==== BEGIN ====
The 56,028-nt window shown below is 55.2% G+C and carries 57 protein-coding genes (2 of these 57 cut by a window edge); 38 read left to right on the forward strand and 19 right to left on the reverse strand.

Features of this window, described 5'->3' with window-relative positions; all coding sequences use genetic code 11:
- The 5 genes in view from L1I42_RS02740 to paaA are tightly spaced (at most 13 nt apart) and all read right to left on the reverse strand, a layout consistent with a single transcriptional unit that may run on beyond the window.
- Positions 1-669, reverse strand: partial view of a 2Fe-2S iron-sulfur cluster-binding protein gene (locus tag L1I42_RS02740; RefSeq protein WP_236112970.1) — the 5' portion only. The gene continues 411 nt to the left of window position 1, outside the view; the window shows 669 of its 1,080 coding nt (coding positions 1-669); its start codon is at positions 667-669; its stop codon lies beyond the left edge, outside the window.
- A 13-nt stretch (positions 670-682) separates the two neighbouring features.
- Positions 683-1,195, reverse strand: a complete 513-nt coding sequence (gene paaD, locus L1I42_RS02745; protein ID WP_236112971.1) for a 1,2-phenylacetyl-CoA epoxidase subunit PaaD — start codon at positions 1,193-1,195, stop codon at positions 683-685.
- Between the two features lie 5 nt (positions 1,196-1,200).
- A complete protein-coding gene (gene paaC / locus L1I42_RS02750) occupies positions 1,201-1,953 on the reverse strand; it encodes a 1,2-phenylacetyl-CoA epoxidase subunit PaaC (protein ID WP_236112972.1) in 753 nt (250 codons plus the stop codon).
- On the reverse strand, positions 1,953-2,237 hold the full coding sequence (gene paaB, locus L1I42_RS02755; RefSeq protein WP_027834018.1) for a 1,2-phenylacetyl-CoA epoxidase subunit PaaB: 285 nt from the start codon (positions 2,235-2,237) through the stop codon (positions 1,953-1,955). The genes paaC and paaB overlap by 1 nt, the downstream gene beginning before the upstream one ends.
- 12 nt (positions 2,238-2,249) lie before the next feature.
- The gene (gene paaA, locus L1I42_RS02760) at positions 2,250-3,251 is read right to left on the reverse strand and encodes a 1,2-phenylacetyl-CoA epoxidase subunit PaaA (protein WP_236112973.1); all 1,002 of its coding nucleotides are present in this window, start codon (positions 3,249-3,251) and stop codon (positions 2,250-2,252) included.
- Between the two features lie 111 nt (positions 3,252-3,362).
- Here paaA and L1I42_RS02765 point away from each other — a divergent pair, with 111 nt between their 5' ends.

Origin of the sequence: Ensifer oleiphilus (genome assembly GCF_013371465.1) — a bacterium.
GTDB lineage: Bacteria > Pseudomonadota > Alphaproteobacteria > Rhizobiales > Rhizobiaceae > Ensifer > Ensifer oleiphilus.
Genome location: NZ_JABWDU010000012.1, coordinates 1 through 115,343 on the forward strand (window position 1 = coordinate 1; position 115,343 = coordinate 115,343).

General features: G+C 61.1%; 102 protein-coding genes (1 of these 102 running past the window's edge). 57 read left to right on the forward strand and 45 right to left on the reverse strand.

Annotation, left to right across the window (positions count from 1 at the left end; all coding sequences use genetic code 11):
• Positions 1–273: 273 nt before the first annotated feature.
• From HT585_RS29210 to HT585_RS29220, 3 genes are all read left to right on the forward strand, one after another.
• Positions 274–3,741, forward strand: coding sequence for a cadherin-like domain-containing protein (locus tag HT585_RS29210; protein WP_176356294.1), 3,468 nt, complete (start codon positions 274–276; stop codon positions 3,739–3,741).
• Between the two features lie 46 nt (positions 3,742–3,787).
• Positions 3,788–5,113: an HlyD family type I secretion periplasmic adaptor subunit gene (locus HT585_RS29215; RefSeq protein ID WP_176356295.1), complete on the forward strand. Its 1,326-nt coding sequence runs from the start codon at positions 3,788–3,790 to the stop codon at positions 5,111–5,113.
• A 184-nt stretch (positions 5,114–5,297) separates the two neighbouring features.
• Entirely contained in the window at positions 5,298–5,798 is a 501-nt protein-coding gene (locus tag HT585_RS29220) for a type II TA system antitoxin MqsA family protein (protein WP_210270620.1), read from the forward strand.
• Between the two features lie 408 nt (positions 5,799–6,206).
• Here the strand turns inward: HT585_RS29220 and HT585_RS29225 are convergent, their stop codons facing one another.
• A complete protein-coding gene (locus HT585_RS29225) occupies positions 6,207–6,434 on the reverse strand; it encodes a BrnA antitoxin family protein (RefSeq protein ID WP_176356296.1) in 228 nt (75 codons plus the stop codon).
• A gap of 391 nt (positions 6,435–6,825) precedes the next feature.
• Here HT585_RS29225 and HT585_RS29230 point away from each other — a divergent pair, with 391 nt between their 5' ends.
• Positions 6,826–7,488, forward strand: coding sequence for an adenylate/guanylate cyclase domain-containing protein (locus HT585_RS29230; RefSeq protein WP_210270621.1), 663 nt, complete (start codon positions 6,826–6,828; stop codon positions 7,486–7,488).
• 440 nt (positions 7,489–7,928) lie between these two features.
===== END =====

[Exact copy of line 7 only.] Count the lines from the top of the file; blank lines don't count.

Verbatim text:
- Between the two features lie 5 nt (positions 1,196-1,200).